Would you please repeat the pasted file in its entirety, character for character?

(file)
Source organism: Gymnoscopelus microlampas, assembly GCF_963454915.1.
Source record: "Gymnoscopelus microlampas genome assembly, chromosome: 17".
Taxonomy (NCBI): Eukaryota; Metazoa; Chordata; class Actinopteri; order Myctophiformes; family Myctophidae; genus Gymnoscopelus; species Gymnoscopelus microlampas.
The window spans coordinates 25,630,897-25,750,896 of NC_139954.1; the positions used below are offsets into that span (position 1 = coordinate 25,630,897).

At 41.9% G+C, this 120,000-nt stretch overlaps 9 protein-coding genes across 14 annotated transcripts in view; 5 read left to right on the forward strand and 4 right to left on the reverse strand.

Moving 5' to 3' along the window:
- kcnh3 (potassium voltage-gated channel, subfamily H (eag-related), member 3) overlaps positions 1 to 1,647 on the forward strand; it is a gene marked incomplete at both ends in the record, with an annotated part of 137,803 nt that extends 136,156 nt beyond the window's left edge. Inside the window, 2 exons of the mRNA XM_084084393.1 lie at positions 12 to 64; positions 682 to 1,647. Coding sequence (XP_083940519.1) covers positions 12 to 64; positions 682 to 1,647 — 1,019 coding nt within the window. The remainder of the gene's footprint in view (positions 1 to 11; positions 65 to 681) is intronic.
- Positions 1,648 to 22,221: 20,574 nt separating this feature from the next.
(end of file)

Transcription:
Source organism: Gymnoscopelus microlampas, assembly GCF_963454915.1.
Source record: "Gymnoscopelus microlampas genome assembly, chromosome: 17".
Taxonomy (NCBI): Eukaryota; Metazoa; Chordata; class Actinopteri; order Myctophiformes; family Myctophidae; genus Gymnoscopelus; species Gymnoscopelus microlampas.
The window spans coordinates 25,630,897-25,750,896 of NC_139954.1; the positions used below are offsets into that span (position 1 = coordinate 25,630,897).

At 41.9% G+C, this 120,000-nt stretch overlaps 9 protein-coding genes across 14 annotated transcripts in view; 5 read left to right on the forward strand and 4 right to left on the reverse strand.

Moving 5' to 3' along the window:
- kcnh3 (potassium voltage-gated channel, subfamily H (eag-related), member 3) overlaps positions 1 to 1,647 on the forward strand; it is a gene marked incomplete at both ends in the record, with an annotated part of 137,803 nt that extends 136,156 nt beyond the window's left edge. Inside the window, 2 exons of the mRNA XM_084084393.1 lie at positions 12 to 64; positions 682 to 1,647. Coding sequence (XP_083940519.1) covers positions 12 to 64; positions 682 to 1,647 — 1,019 coding nt within the window. The remainder of the gene's footprint in view (positions 1 to 11; positions 65 to 681) is intronic.
- Positions 1,648 to 22,221: 20,574 nt separating this feature from the next.